Patient information on Hereditary Haemorrhagic Telangiectasia (HHT) & Pregnancy
Who is this information for?
This information is for patients, families and carers with hereditary haemorrhagic telangiectasia (HHT).
Why could HHT affect pregnancy?
- During pregnancy, the circulating blood volume increases by 60%.
- This means fragile blood vessels can be more prone to bleeding.
- The body copes with extra blood by making many of the mother’s blood vessels dilate. These blood vessels do not always return to their pre-pregnancy size.
- The majority of HHT pregnancies are safe for a mother with HHT and the baby, but they are always treated as “high risk” by obstetricians due to potential risks associated the disease process and the pregnancy state. Read more information about HHT.
Can I have children if I have HHT and how do I need to be managed?
- Women with HHT do have children.
- If you know you have pulmonary AVMs (PAVMs) or cerebral AVMs (CAVMs) you will need to see a specialist obstetric doctor to discuss the possibility of pregnancy.
- Before pregnancy: undertake PAVM and CAVM screening and ideally treat PAVMs before becoming pregnant. You will be advised to use antibiotics prior to dentistry or surgery.
- During pregnancy: the mode of delivery will be decided by your health professional and will be guided by your general health and particular features of your pregnancy. If PAVMs are present you will require prophylactic antibiotics. If CAVMs are present, you may be offered a caesarean section to avoid excessive straining.
- Following pregnancy: PAVM screening may need to be repeated, even if it was initially normal.
If a pregnant woman has HHT will the baby be alright?
- Miscarriage rates are comparable in HHT and non-HHT pregnancies.
- There is no evidence for additional abnormalities developing more commonly than in non-HHT pregnancies.
- If a pregnant female has pulmonary arteriovenous malformations (PAVMs), the baby should still develop normally.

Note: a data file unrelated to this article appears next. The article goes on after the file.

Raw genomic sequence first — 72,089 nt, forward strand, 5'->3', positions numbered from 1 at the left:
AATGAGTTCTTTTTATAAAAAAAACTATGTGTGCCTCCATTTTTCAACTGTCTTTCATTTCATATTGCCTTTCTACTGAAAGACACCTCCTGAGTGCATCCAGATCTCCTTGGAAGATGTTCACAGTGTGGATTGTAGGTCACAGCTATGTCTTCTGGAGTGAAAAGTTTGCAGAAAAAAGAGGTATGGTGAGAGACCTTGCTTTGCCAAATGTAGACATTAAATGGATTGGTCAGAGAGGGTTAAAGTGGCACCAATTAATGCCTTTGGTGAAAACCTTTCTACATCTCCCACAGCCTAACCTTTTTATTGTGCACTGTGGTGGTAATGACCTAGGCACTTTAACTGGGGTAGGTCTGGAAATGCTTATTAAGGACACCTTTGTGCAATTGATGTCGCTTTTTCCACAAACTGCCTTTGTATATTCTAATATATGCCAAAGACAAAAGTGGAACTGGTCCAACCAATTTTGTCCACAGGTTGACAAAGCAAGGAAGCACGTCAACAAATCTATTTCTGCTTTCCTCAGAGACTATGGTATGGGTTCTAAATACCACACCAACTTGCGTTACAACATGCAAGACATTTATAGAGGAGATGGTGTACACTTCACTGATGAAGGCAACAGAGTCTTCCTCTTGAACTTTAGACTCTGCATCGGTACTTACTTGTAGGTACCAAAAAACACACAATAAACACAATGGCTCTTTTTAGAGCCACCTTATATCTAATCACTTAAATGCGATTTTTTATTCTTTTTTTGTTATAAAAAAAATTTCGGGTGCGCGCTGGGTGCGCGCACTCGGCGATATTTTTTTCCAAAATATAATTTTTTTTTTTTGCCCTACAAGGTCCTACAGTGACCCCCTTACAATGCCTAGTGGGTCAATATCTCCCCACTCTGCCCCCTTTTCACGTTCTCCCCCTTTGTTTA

- Premature birth of small healthy babies is more common with women who have HHT.
- If you have low oxygen levels, your baby’s growth will be carefully monitored by your obstetrician.
Will the mother be at risk during and after pregnancy?
- Most pregnancies result in no serious HHT-related complications for the mothers but they are always treated as “high risk” by obstetricians.
- Nosebleeds may get worse and new telangiectases often develop.
- Some women report an improvement in nose bleeds and new skin lesions often improve post pregnancy.
- PAVMs may develop or enlarge during pregnancy.
- There is a very small risk that a pregnant HHT patient can have a life threatening bleed from a PAVM in the last trimester of pregnancy. If blood is coughed up in late pregnancy that cannot be accounted for by a nose bleed, urgent medical management is required.
- There is no good data available to indicate that cerebral AVMs in HHT or non-HHT patients are more likely to bleed during delivery or even pregnancy.
- Most anaesthetists will not undertake a spinal or epidural anaesthetic because of the small risk of a spinal AVM (1-2%). Alternative analgesia will be offered. However, if referred early, an MRI scan could be undertaken to exclude spinal AVMs and allow epidural analgesia. Anaesthetists and the delivery health practitioner (obstetrician or midwife) need to be made aware of your HHT status as early as possible in your pregnancy.
What is the risk of passing HHT onto my children?
Children of one HHT parent have a 50:50 chance of having HHT with the same genetic mutation. This can be tested for in childhood by a blood test if the parent’s mutation is known.
Concerns or questions?
You can contact your ENT Specialist at the Melbourne ENT Group (MEG):
Your GP is also the best contact for ongoing care and concerns.